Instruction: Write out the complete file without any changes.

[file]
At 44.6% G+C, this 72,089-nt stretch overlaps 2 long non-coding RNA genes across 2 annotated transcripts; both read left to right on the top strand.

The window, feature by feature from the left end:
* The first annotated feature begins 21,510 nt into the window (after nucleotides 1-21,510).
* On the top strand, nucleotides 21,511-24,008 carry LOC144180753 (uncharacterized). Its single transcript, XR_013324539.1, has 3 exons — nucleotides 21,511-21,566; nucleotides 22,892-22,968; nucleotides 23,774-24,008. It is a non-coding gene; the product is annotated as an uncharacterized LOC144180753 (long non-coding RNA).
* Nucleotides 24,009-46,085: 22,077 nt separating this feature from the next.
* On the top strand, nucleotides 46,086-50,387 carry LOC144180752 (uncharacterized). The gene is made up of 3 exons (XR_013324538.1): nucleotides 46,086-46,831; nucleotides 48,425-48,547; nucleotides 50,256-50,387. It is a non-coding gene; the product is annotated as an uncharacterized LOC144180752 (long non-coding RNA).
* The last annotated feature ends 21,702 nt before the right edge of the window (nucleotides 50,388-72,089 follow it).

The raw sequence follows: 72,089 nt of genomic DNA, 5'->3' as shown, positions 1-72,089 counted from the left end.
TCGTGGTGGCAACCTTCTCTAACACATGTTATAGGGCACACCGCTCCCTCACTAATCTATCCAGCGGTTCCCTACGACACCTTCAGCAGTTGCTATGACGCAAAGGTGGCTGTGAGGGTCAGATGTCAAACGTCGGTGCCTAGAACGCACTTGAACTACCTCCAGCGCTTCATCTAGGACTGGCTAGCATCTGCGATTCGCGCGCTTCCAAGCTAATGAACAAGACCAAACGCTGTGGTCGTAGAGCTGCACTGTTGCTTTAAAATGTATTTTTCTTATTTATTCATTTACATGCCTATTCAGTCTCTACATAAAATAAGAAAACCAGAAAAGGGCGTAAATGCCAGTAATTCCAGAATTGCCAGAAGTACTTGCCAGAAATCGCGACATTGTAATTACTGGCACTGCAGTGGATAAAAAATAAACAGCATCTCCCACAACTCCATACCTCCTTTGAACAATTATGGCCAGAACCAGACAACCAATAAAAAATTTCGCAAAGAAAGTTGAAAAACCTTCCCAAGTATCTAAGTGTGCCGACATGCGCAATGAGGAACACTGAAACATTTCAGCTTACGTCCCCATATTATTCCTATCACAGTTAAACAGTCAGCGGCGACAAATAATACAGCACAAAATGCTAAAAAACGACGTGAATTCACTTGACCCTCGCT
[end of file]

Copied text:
At 44.6% G+C, this 72,089-nt stretch overlaps 2 long non-coding RNA genes across 2 annotated transcripts; both read left to right on the top strand.

The window, feature by feature from the left end:
* The first annotated feature begins 21,510 nt into the window (after nucleotides 1-21,510).
* On the top strand, nucleotides 21,511-24,008 carry LOC144180753 (uncharacterized). Its single transcript, XR_013324539.1, has 3 exons — nucleotides 21,511-21,566; nucleotides 22,892-22,968; nucleotides 23,774-24,008. It is a non-coding gene; the product is annotated as an uncharacterized LOC144180753 (long non-coding RNA).
* Nucleotides 24,009-46,085: 22,077 nt separating this feature from the next.
* On the top strand, nucleotides 46,086-50,387 carry LOC144180752 (uncharacterized). The gene is made up of 3 exons (XR_013324538.1): nucleotides 46,086-46,831; nucleotides 48,425-48,547; nucleotides 50,256-50,387. It is a non-coding gene; the product is annotated as an uncharacterized LOC144180752 (long non-coding RNA).
* The last annotated feature ends 21,702 nt before the right edge of the window (nucleotides 50,388-72,089 follow it).

The raw sequence follows: 72,089 nt of genomic DNA, 5'->3' as shown, positions 1-72,089 counted from the left end.
TCGTGGTGGCAACCTTCTCTAACACATGTTATAGGGCACACCGCTCCCTCACTAATCTATCCAGCGGTTCCCTACGACACCTTCAGCAGTTGCTATGACGCAAAGGTGGCTGTGAGGGTCAGATGTCAAACGTCGGTGCCTAGAACGCACTTGAACTACCTCCAGCGCTTCATCTAGGACTGGCTAGCATCTGCGATTCGCGCGCTTCCAAGCTAATGAACAAGACCAAACGCTGTGGTCGTAGAGCTGCACTGTTGCTTTAAAATGTATTTTTCTTATTTATTCATTTACATGCCTATTCAGTCTCTACATAAAATAAGAAAACCAGAAAAGGGCGTAAATGCCAGTAATTCCAGAATTGCCAGAAGTACTTGCCAGAAATCGCGACATTGTAATTACTGGCACTGCAGTGGATAAAAAATAAACAGCATCTCCCACAACTCCATACCTCCTTTGAACAATTATGGCCAGAACCAGACAACCAATAAAAAATTTCGCAAAGAAAGTTGAAAAACCTTCCCAAGTATCTAAGTGTGCCGACATGCGCAATGAGGAACACTGAAACATTTCAGCTTACGTCCCCATATTATTCCTATCACAGTTAAACAGTCAGCGGCGACAAATAATACAGCACAAAATGCTAAAAAACGACGTGAATTCACTTGACCCTCGCT